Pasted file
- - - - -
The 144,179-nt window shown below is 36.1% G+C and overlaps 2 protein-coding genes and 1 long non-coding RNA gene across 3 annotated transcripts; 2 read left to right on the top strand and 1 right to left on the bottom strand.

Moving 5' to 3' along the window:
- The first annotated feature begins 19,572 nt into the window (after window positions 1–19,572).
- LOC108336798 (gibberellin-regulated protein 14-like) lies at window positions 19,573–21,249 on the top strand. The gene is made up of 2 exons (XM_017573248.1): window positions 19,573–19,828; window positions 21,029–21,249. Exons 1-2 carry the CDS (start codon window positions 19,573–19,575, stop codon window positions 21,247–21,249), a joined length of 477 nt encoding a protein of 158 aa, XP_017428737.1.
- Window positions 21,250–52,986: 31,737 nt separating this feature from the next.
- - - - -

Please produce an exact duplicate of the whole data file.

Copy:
The 144,179-nt window shown below is 36.1% G+C and overlaps 2 protein-coding genes and 1 long non-coding RNA gene across 3 annotated transcripts; 2 read left to right on the top strand and 1 right to left on the bottom strand.

Moving 5' to 3' along the window:
- The first annotated feature begins 19,572 nt into the window (after window positions 1–19,572).
- LOC108336798 (gibberellin-regulated protein 14-like) lies at window positions 19,573–21,249 on the top strand. The gene is made up of 2 exons (XM_017573248.1): window positions 19,573–19,828; window positions 21,029–21,249. Exons 1-2 carry the CDS (start codon window positions 19,573–19,575, stop codon window positions 21,247–21,249), a joined length of 477 nt encoding a protein of 158 aa, XP_017428737.1.
- Window positions 21,250–52,986: 31,737 nt separating this feature from the next.